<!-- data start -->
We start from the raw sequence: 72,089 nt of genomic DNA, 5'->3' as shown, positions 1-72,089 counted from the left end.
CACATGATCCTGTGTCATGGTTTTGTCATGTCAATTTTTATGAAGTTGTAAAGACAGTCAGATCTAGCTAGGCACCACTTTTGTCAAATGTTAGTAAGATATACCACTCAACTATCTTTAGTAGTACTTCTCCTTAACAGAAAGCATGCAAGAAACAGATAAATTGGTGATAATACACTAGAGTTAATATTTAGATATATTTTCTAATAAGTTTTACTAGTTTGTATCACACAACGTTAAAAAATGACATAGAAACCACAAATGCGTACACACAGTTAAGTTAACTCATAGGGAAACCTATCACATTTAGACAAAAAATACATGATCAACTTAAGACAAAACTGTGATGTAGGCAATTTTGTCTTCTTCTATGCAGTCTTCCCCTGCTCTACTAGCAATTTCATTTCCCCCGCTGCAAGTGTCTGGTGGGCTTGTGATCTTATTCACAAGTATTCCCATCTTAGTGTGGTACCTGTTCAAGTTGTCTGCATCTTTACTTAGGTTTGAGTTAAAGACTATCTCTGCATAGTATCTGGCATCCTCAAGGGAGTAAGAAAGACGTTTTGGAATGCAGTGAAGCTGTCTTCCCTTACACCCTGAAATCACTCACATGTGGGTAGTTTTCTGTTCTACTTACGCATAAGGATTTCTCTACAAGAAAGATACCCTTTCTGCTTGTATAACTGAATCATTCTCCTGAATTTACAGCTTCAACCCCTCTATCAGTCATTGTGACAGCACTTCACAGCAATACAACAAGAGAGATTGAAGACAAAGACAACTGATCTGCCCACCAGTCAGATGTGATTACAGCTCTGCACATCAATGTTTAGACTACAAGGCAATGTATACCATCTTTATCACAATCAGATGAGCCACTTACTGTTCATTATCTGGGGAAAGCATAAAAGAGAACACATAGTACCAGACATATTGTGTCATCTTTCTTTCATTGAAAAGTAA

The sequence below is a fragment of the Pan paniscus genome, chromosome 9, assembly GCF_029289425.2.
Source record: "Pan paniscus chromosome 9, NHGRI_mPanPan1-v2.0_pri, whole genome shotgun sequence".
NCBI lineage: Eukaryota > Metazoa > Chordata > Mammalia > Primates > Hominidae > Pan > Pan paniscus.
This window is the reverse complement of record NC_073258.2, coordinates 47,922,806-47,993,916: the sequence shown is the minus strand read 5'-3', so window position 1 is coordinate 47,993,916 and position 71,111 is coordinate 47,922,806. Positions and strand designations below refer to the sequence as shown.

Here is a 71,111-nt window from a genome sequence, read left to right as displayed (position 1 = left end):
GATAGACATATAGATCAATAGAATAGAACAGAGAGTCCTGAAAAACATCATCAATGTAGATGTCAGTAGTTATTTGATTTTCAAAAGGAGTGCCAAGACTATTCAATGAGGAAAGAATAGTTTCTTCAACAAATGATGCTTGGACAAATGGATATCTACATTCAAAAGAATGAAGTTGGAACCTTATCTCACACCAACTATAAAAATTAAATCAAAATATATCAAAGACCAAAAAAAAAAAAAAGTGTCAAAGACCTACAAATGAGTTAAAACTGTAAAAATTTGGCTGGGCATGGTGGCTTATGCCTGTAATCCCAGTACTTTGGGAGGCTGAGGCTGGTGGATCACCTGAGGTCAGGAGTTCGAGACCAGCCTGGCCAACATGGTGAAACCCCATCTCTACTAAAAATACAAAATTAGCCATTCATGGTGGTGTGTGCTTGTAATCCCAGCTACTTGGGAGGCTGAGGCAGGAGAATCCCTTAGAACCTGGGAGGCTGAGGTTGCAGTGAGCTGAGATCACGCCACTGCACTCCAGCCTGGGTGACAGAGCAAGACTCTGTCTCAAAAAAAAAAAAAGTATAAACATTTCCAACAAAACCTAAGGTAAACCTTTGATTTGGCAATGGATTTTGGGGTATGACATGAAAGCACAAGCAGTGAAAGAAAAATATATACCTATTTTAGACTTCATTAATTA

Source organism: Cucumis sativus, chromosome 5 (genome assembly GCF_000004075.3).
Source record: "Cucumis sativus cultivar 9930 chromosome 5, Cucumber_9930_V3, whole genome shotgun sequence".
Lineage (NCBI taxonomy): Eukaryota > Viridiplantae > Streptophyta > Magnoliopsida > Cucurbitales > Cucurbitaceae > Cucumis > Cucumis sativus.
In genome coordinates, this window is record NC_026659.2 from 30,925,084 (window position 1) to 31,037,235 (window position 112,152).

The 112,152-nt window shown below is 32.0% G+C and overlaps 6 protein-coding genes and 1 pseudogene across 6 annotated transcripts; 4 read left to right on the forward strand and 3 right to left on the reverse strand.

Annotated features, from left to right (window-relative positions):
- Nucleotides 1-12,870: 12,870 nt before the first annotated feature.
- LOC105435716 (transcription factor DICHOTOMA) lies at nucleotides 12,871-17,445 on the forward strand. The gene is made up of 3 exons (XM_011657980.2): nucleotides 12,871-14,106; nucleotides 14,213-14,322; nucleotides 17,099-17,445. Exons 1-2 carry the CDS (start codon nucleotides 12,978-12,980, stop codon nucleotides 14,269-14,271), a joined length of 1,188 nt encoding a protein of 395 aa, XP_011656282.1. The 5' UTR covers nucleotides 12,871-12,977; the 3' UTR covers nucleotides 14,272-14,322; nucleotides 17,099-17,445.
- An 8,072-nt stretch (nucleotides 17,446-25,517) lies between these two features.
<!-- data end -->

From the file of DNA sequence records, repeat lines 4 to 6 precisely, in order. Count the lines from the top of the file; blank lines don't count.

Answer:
Source record: "Pan paniscus chromosome 9, NHGRI_mPanPan1-v2.0_pri, whole genome shotgun sequence".
NCBI lineage: Eukaryota > Metazoa > Chordata > Mammalia > Primates > Hominidae > Pan > Pan paniscus.
This window is the reverse complement of record NC_073258.2, coordinates 47,922,806-47,993,916: the sequence shown is the minus strand read 5'-3', so window position 1 is coordinate 47,993,916 and position 71,111 is coordinate 47,922,806. Positions and strand designations below refer to the sequence as shown.